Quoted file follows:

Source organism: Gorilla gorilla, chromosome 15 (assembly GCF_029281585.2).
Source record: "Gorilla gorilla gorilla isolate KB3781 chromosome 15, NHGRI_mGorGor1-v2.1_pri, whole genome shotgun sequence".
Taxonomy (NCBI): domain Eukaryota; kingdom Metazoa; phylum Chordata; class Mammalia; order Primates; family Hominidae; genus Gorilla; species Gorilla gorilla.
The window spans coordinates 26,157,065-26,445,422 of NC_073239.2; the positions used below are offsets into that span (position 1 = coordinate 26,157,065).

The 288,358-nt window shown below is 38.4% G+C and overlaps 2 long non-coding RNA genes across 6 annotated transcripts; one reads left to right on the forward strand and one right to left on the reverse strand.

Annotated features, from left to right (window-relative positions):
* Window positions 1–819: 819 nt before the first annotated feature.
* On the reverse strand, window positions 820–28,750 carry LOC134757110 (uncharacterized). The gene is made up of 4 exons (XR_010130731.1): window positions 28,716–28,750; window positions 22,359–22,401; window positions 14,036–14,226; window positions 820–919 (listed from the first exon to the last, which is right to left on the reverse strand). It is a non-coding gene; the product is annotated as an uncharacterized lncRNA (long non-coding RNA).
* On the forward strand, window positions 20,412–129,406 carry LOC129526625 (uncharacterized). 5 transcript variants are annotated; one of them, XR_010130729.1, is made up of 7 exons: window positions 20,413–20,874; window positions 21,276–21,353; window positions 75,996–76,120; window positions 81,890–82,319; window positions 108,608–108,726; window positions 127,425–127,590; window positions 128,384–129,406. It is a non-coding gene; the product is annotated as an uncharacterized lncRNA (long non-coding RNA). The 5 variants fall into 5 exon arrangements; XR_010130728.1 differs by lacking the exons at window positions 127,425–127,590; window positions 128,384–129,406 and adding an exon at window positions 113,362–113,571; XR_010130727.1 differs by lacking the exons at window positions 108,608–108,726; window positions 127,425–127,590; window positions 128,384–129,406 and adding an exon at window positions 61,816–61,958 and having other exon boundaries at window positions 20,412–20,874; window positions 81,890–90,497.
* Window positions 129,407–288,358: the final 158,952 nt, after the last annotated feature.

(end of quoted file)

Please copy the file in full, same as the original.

Source organism: Gorilla gorilla, chromosome 15 (assembly GCF_029281585.2).
Source record: "Gorilla gorilla gorilla isolate KB3781 chromosome 15, NHGRI_mGorGor1-v2.1_pri, whole genome shotgun sequence".
Taxonomy (NCBI): domain Eukaryota; kingdom Metazoa; phylum Chordata; class Mammalia; order Primates; family Hominidae; genus Gorilla; species Gorilla gorilla.
The window spans coordinates 26,157,065-26,445,422 of NC_073239.2; the positions used below are offsets into that span (position 1 = coordinate 26,157,065).

The 288,358-nt window shown below is 38.4% G+C and overlaps 2 long non-coding RNA genes across 6 annotated transcripts; one reads left to right on the forward strand and one right to left on the reverse strand.

Annotated features, from left to right (window-relative positions):
* Window positions 1–819: 819 nt before the first annotated feature.
* On the reverse strand, window positions 820–28,750 carry LOC134757110 (uncharacterized). The gene is made up of 4 exons (XR_010130731.1): window positions 28,716–28,750; window positions 22,359–22,401; window positions 14,036–14,226; window positions 820–919 (listed from the first exon to the last, which is right to left on the reverse strand). It is a non-coding gene; the product is annotated as an uncharacterized lncRNA (long non-coding RNA).
* On the forward strand, window positions 20,412–129,406 carry LOC129526625 (uncharacterized). 5 transcript variants are annotated; one of them, XR_010130729.1, is made up of 7 exons: window positions 20,413–20,874; window positions 21,276–21,353; window positions 75,996–76,120; window positions 81,890–82,319; window positions 108,608–108,726; window positions 127,425–127,590; window positions 128,384–129,406. It is a non-coding gene; the product is annotated as an uncharacterized lncRNA (long non-coding RNA). The 5 variants fall into 5 exon arrangements; XR_010130728.1 differs by lacking the exons at window positions 127,425–127,590; window positions 128,384–129,406 and adding an exon at window positions 113,362–113,571; XR_010130727.1 differs by lacking the exons at window positions 108,608–108,726; window positions 127,425–127,590; window positions 128,384–129,406 and adding an exon at window positions 61,816–61,958 and having other exon boundaries at window positions 20,412–20,874; window positions 81,890–90,497.
* Window positions 129,407–288,358: the final 158,952 nt, after the last annotated feature.